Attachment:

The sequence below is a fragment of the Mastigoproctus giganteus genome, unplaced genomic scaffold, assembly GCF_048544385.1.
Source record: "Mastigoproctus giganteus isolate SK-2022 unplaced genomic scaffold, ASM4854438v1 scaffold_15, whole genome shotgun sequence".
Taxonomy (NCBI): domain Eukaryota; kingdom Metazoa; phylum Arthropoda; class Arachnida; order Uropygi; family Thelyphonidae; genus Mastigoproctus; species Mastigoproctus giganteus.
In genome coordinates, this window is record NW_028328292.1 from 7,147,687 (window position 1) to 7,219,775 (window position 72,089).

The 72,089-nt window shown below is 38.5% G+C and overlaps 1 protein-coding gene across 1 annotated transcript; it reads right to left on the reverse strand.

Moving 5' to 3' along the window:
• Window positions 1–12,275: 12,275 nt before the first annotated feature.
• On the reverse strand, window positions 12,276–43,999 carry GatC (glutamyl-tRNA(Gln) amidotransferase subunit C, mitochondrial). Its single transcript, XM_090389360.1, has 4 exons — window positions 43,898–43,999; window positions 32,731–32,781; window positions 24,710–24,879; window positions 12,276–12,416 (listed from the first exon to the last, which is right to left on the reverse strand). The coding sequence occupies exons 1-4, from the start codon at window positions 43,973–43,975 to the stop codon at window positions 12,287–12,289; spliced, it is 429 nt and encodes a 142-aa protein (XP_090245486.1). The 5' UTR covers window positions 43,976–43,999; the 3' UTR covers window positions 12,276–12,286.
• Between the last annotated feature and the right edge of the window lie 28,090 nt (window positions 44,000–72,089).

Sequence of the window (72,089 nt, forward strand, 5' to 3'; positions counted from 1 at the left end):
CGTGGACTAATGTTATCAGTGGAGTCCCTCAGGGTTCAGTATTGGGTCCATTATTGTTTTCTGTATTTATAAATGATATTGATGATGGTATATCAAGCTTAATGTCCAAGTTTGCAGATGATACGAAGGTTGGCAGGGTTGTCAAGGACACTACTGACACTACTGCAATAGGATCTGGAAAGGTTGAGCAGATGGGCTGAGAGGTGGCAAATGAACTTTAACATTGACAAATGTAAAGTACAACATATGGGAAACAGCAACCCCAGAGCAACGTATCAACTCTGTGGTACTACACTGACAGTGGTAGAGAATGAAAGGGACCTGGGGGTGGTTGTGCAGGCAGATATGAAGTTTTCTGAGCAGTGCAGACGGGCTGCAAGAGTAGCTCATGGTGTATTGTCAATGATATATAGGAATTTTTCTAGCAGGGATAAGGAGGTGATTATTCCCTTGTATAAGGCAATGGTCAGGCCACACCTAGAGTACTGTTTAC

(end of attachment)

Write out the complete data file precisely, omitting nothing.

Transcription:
The sequence below is a fragment of the Mastigoproctus giganteus genome, unplaced genomic scaffold, assembly GCF_048544385.1.
Source record: "Mastigoproctus giganteus isolate SK-2022 unplaced genomic scaffold, ASM4854438v1 scaffold_15, whole genome shotgun sequence".
Taxonomy (NCBI): domain Eukaryota; kingdom Metazoa; phylum Arthropoda; class Arachnida; order Uropygi; family Thelyphonidae; genus Mastigoproctus; species Mastigoproctus giganteus.
In genome coordinates, this window is record NW_028328292.1 from 7,147,687 (window position 1) to 7,219,775 (window position 72,089).

The 72,089-nt window shown below is 38.5% G+C and overlaps 1 protein-coding gene across 1 annotated transcript; it reads right to left on the reverse strand.

Moving 5' to 3' along the window:
• Window positions 1–12,275: 12,275 nt before the first annotated feature.
• On the reverse strand, window positions 12,276–43,999 carry GatC (glutamyl-tRNA(Gln) amidotransferase subunit C, mitochondrial). Its single transcript, XM_090389360.1, has 4 exons — window positions 43,898–43,999; window positions 32,731–32,781; window positions 24,710–24,879; window positions 12,276–12,416 (listed from the first exon to the last, which is right to left on the reverse strand). The coding sequence occupies exons 1-4, from the start codon at window positions 43,973–43,975 to the stop codon at window positions 12,287–12,289; spliced, it is 429 nt and encodes a 142-aa protein (XP_090245486.1). The 5' UTR covers window positions 43,976–43,999; the 3' UTR covers window positions 12,276–12,286.
• Between the last annotated feature and the right edge of the window lie 28,090 nt (window positions 44,000–72,089).

Sequence of the window (72,089 nt, forward strand, 5' to 3'; positions counted from 1 at the left end):
CGTGGACTAATGTTATCAGTGGAGTCCCTCAGGGTTCAGTATTGGGTCCATTATTGTTTTCTGTATTTATAAATGATATTGATGATGGTATATCAAGCTTAATGTCCAAGTTTGCAGATGATACGAAGGTTGGCAGGGTTGTCAAGGACACTACTGACACTACTGCAATAGGATCTGGAAAGGTTGAGCAGATGGGCTGAGAGGTGGCAAATGAACTTTAACATTGACAAATGTAAAGTACAACATATGGGAAACAGCAACCCCAGAGCAACGTATCAACTCTGTGGTACTACACTGACAGTGGTAGAGAATGAAAGGGACCTGGGGGTGGTTGTGCAGGCAGATATGAAGTTTTCTGAGCAGTGCAGACGGGCTGCAAGAGTAGCTCATGGTGTATTGTCAATGATATATAGGAATTTTTCTAGCAGGGATAAGGAGGTGATTATTCCCTTGTATAAGGCAATGGTCAGGCCACACCTAGAGTACTGTTTAC